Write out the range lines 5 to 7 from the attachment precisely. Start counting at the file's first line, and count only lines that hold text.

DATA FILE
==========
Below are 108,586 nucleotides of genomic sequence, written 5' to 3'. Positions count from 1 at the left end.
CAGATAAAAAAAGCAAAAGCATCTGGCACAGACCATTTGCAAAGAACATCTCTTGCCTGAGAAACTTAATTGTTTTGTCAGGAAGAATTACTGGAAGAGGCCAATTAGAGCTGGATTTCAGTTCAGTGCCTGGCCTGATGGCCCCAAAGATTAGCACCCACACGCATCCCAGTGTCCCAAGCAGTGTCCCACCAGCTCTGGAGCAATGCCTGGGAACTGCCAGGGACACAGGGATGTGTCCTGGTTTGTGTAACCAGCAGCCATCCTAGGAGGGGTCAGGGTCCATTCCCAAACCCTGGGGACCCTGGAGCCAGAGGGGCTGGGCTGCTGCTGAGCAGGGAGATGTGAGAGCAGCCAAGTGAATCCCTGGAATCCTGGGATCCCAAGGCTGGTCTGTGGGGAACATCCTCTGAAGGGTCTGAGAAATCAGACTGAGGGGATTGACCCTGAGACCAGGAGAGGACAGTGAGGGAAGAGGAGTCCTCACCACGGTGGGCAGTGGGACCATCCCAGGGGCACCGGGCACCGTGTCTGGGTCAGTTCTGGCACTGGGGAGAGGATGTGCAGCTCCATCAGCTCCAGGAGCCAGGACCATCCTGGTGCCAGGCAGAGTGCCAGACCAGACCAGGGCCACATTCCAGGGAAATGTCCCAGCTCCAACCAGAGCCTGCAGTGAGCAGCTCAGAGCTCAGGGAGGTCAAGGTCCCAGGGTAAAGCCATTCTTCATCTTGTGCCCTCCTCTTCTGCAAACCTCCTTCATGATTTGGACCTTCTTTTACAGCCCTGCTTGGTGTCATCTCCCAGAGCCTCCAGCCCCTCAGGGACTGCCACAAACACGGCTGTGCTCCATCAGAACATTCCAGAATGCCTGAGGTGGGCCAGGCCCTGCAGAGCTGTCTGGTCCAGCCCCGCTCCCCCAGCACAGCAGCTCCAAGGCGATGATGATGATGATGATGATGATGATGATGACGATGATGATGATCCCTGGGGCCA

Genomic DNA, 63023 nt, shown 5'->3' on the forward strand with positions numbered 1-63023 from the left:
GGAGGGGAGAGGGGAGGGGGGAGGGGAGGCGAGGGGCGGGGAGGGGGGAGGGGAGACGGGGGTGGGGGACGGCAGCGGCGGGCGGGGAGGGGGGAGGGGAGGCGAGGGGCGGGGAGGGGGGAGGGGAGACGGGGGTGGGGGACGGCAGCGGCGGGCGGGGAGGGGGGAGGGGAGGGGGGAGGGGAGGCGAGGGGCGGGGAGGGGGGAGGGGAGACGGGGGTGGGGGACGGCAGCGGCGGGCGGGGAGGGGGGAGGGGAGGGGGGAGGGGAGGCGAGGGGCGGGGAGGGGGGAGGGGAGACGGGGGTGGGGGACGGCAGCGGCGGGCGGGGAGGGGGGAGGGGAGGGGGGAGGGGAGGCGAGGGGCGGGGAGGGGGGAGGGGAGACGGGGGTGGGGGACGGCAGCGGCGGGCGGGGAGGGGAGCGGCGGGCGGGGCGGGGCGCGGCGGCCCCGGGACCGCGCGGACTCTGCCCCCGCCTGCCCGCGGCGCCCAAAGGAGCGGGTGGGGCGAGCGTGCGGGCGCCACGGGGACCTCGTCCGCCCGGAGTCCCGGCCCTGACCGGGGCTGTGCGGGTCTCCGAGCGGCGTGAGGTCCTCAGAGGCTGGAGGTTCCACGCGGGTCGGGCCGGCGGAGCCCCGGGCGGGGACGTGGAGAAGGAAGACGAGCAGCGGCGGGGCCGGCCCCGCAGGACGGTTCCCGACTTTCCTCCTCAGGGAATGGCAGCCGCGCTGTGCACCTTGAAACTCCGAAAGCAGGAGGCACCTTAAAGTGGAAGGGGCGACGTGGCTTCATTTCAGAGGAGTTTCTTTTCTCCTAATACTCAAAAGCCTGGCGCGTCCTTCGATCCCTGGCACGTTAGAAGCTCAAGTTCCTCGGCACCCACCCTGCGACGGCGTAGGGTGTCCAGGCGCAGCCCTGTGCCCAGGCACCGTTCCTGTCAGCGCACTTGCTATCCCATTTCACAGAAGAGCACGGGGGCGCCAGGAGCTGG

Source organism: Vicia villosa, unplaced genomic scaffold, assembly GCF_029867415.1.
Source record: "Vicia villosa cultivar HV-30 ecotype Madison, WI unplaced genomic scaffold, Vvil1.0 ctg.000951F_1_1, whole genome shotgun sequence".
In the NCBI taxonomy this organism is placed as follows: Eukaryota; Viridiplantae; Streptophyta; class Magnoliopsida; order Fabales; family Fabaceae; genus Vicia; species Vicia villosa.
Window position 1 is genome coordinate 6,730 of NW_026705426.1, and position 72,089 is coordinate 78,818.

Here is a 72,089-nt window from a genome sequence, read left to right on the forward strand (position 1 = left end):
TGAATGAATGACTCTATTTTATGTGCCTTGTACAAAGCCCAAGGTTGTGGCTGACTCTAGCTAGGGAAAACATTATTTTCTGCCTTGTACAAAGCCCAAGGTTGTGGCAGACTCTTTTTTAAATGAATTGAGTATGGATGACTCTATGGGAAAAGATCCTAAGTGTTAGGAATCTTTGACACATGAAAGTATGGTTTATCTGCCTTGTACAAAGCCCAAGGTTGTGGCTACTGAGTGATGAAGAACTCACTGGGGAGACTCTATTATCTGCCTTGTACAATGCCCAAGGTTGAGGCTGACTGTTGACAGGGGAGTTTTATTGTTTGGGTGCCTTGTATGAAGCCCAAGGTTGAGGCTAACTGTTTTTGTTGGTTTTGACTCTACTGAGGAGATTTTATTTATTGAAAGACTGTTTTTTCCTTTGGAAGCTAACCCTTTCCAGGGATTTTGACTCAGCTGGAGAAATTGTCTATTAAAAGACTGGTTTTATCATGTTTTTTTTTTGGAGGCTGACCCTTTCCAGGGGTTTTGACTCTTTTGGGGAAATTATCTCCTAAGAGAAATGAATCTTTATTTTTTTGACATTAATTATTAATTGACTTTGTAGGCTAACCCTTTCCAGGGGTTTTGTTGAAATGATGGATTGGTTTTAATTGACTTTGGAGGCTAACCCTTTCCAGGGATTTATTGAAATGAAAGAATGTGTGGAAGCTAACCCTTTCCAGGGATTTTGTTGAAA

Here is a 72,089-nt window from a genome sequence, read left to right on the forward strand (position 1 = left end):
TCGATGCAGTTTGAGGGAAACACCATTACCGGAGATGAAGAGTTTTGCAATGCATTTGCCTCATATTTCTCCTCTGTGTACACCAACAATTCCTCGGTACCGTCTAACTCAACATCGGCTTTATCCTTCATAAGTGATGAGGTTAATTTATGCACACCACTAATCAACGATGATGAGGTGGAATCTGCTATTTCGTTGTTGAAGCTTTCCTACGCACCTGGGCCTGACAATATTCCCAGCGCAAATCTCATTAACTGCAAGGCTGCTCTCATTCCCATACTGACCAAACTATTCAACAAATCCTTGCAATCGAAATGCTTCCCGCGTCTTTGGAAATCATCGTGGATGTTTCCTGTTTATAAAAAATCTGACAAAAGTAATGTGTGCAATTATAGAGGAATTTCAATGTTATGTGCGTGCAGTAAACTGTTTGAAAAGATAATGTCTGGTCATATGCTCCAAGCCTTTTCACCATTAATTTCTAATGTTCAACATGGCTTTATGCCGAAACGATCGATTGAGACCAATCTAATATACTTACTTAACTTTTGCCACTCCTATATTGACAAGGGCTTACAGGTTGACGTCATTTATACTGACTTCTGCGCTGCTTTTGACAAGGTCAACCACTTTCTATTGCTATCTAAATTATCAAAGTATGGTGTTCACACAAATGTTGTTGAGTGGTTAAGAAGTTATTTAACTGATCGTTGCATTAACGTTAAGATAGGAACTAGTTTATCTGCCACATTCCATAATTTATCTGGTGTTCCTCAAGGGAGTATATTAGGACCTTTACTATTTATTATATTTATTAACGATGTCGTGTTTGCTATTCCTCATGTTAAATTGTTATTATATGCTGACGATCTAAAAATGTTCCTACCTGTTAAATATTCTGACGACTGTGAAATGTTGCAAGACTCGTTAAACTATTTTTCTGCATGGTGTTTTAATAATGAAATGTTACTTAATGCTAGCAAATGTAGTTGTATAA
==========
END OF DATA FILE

Source organism: Vicia villosa, unplaced genomic scaffold, assembly GCF_029867415.1.
Source record: "Vicia villosa cultivar HV-30 ecotype Madison, WI unplaced genomic scaffold, Vvil1.0 ctg.000951F_1_1, whole genome shotgun sequence".
In the NCBI taxonomy this organism is placed as follows: Eukaryota; Viridiplantae; Streptophyta; class Magnoliopsida; order Fabales; family Fabaceae; genus Vicia; species Vicia villosa.